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Gregg Herken: “Was J. Robert Oppenheimer, ‘Father of the Atomic Bomb,’ a Soviet Spy?”
April 13, 2011 @ 4:00 pm - 6:00 pm |
One of the great unresolved controversies of the Cold War is whether American physicist Robert Oppenheimer–the “father of the atomic bomb”–was, in fact, a communist and a spy for the Soviet Union. Recently-declassified documents–from U.S. and former Soviet sources–make it possible to finally answer that question.
Gregg Herken (Stevenson College with Honors, History BA with Honors, Government with Highest Honors, 1969) is an Emeritus Professor of History at the University of California, and was a Founding Faculty member at UC Merced. He received a Ph.D. in modern American diplomatic history from Princeton University in 1974, and subsequent taught at Oberlin College, Yale University, and Caltech. From 1988-2003, Herken was a senior Historian and Curator, as well as the chairman of the Department of Space History at the Smithsonian Institution’s National Air and Space Museum in Washington, D.C. He is the author of four books, The Winning Weapon: The Atomic Bomb in the Cold War (Knopf, 1981; Princeton, 1988), Counsels of War (Knopf, 1985; Oxford, 1986), Cardinal Choices: Presidential Science Advising from the Atomic Bomb to SDI (Oxford, 1992; Stanford, 1999), and Brotherhood of the Bomb: The Tangled Lives and Loyalties of Robert Oppenheimer, Ernest Lawrence, and Edward Teller (Henry Holt, 2002; Holt, 2003), which was a finalist for the 2003 Los Angeles Times Book Prize in History.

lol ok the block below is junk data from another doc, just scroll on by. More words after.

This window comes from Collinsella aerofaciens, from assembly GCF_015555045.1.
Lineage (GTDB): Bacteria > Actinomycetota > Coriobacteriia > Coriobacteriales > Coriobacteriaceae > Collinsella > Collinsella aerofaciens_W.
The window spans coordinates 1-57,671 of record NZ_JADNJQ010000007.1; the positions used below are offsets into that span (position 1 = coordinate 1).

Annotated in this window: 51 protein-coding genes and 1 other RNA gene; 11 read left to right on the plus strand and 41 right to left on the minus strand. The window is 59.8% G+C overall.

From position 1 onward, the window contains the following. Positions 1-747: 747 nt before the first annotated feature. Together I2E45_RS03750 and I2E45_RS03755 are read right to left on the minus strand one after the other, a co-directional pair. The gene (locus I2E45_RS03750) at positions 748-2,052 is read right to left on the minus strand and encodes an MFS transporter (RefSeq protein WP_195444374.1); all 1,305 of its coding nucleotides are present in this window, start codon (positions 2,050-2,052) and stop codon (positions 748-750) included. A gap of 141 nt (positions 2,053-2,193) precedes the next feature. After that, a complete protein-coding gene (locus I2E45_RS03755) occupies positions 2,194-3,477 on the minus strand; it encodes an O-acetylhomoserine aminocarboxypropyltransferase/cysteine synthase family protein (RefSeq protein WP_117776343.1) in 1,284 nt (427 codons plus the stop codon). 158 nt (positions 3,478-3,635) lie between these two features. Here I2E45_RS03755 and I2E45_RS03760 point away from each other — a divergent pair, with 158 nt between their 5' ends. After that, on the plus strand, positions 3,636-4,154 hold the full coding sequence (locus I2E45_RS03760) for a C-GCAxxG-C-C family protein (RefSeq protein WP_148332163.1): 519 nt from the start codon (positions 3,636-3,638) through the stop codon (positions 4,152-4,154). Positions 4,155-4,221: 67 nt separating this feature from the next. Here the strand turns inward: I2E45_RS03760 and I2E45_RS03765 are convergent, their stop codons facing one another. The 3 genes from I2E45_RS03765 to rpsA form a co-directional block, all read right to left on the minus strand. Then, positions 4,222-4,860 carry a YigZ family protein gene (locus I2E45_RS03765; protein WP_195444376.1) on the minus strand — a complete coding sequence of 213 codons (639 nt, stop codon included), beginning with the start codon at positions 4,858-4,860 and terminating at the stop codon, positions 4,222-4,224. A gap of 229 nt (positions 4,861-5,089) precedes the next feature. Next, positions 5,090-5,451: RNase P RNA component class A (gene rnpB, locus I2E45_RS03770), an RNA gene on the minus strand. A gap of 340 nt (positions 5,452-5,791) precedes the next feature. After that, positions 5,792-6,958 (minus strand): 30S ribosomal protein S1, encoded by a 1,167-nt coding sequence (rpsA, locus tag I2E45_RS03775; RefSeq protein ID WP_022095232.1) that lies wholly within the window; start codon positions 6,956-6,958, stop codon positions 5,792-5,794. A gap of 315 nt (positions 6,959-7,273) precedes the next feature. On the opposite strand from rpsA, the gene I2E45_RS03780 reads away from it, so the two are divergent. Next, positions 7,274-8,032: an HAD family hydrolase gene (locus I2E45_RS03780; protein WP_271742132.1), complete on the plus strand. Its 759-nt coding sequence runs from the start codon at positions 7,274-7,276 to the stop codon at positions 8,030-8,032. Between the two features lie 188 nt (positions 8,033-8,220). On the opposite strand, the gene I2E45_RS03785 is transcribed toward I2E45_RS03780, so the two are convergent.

Co-sponsored by The Institute for Humanities Research and The Department of History. Staff support provided by the Institute for Humanities Research.